Typhoid, cholera, gastroenteritis, diarrhea, and jaundice are monsoon health hazards that affect us, owing to food and water contamination. Especially, people living in congested and poorly-sanitized areas are highly exposed to these health issues. Further, many people suffer from viral infections, colds, and flu, as the increased moisture in the air boosts virus transmission.

The most prominent symptoms of typhoid are fever, stomach pain, headache, diarrhea/constipation, loss of appetite, and cough. At the same time, people affected by cholera suffer from watery stool, vomiting, thirst, dehydration, cramps, and stomach irritation. We have also seen a surge in jaundice cases in the rainy season with health issues, such as fever, abdominal pain, chills, yellowish skin, dark urine, clay color stool, and flu-like symptoms.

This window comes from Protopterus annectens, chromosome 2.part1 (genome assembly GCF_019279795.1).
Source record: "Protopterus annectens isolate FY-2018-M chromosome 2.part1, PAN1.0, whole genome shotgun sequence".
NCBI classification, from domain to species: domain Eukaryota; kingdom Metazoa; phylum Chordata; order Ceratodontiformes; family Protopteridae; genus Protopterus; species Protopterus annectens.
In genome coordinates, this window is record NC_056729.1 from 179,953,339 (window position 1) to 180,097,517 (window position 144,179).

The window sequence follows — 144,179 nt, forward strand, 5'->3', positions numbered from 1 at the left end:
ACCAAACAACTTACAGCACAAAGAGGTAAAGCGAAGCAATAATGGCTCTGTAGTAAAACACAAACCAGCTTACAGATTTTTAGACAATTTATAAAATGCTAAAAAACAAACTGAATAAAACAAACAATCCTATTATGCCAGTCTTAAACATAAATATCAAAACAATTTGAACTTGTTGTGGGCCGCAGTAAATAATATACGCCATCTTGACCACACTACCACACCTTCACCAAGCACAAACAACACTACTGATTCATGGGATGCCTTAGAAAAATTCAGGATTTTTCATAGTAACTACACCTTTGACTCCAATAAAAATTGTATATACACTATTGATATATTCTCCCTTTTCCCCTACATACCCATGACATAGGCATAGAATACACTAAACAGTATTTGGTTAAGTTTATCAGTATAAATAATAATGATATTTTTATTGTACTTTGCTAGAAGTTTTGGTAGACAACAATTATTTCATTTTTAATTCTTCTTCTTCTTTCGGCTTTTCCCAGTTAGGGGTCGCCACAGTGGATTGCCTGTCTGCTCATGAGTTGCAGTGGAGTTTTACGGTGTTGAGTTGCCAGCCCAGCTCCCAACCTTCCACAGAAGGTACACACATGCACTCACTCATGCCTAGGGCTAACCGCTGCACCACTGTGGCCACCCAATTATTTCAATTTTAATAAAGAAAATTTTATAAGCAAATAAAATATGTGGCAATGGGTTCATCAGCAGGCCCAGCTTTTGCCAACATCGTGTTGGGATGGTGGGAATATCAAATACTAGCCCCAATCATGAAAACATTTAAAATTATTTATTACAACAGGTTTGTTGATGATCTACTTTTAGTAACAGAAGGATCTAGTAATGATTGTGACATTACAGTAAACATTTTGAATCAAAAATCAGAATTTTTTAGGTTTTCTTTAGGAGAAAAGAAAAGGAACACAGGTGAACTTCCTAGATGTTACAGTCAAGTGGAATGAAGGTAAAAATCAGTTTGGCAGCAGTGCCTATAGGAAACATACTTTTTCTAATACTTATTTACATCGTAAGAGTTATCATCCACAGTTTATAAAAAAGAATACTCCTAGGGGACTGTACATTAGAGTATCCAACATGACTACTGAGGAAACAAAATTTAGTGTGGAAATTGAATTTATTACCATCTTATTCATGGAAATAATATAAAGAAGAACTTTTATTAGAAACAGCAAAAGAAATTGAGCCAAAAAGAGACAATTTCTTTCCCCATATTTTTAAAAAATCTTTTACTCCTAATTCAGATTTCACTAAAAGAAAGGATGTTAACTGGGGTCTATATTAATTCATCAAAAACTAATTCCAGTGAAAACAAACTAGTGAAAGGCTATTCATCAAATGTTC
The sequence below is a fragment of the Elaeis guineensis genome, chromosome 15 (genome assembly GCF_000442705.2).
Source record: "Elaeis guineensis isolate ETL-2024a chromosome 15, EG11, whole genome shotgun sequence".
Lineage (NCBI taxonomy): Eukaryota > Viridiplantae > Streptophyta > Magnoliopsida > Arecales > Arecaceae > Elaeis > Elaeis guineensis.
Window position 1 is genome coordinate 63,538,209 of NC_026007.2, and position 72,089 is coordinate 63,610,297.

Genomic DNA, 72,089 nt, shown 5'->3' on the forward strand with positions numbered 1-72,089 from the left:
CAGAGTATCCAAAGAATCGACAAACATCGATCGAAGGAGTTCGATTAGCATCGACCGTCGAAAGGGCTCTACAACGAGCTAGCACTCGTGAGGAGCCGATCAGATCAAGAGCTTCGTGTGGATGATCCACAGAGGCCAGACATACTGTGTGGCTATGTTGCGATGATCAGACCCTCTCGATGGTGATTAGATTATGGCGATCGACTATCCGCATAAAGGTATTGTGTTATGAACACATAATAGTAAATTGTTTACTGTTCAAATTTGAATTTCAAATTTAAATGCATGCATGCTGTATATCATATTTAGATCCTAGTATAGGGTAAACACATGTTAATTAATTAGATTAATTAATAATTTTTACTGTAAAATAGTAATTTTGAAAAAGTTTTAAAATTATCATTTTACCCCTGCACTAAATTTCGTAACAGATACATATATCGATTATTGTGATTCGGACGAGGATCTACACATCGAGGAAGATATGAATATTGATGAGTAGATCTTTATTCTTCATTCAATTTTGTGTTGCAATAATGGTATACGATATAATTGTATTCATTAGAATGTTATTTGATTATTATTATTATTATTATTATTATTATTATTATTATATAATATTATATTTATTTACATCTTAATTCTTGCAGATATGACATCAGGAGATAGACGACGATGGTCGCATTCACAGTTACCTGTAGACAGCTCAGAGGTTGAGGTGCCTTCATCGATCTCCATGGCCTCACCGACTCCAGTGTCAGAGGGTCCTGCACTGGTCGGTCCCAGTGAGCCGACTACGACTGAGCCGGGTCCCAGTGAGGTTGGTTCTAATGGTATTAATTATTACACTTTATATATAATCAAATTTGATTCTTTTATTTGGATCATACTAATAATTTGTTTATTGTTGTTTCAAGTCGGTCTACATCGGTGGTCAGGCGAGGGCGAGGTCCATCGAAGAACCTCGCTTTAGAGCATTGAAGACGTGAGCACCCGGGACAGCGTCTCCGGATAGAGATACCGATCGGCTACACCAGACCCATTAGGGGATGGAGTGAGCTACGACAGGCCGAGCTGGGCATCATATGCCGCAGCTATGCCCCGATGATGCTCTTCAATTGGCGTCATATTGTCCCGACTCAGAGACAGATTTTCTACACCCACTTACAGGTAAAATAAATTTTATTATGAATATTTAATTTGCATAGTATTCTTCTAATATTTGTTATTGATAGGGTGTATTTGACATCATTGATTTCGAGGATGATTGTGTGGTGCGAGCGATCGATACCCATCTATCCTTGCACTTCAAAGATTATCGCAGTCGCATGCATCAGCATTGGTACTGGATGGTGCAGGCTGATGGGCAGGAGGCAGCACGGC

Gastroenteritis, being another serious health concern in the monsoon, makes people suffer from abdominal pain, abdominal cramps, and diarrhea. Further, diarrhea itself is a water-borne disease that comes with problems like watery stool, fever, abdominal pain/cramps, and bleeding stool.

The advent of monsoon also increases the spread of mosquito-borne diseases, such as encephalitis, meningitis, dengue, malaria, and Japanese encephalitis. Inland water bodies and stagnant water during the monsoon work as the breeding ground for the mosquitoes.

Dengue has always been a matter of worry and concern for us in the rainy seasons. High fever, muscle pain, cramps, nausea, vomiting, and rashes are the common symptoms of dengue. In malaria, people suffer from high temperature, chills, headaches, vomiting, shivering, muscle pains, and diarrhea.